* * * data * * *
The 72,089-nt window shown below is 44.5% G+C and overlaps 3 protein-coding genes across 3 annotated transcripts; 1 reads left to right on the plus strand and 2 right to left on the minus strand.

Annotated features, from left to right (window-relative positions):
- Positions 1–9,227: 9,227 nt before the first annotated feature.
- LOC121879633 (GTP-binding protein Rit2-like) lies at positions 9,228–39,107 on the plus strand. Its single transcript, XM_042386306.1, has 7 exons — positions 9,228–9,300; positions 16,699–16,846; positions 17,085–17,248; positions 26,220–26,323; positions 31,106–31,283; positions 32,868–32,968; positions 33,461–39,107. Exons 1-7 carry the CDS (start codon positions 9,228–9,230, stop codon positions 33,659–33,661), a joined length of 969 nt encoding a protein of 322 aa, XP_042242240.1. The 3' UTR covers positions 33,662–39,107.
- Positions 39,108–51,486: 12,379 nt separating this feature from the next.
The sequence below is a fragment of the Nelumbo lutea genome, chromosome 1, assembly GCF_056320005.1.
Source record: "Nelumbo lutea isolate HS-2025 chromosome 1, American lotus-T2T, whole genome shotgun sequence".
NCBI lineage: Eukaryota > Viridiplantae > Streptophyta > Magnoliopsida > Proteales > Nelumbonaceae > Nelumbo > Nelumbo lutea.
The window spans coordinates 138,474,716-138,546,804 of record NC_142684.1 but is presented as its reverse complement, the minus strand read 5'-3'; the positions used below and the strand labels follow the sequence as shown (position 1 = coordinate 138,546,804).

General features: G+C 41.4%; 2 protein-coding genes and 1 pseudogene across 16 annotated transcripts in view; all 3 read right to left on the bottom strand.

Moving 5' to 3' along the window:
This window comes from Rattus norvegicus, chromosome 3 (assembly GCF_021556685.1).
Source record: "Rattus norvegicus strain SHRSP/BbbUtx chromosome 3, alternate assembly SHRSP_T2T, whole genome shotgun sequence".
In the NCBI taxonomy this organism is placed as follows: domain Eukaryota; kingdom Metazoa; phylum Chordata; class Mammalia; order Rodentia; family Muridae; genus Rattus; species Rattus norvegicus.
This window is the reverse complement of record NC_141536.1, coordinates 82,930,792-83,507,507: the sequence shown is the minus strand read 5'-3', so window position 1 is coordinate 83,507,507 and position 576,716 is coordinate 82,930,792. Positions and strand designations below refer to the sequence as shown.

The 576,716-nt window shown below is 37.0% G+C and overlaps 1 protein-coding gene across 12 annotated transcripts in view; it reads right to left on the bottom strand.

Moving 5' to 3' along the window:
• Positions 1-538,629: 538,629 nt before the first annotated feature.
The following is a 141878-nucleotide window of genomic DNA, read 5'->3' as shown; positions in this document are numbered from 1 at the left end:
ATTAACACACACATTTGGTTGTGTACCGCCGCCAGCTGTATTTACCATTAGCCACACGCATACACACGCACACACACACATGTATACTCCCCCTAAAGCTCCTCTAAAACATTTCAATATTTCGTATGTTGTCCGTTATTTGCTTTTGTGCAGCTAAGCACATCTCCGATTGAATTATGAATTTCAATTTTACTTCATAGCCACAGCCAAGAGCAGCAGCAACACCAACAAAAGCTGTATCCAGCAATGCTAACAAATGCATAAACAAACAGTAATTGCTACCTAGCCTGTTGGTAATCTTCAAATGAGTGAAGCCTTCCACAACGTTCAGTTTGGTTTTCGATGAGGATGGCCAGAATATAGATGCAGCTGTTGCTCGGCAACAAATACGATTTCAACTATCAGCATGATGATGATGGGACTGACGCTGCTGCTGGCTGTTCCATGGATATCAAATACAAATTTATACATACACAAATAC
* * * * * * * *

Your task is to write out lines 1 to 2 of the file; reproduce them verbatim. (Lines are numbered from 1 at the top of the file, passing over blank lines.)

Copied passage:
The 72,089-nt window shown below is 44.5% G+C and overlaps 3 protein-coding genes across 3 annotated transcripts; 1 reads left to right on the plus strand and 2 right to left on the minus strand.

Annotated features, from left to right (window-relative positions):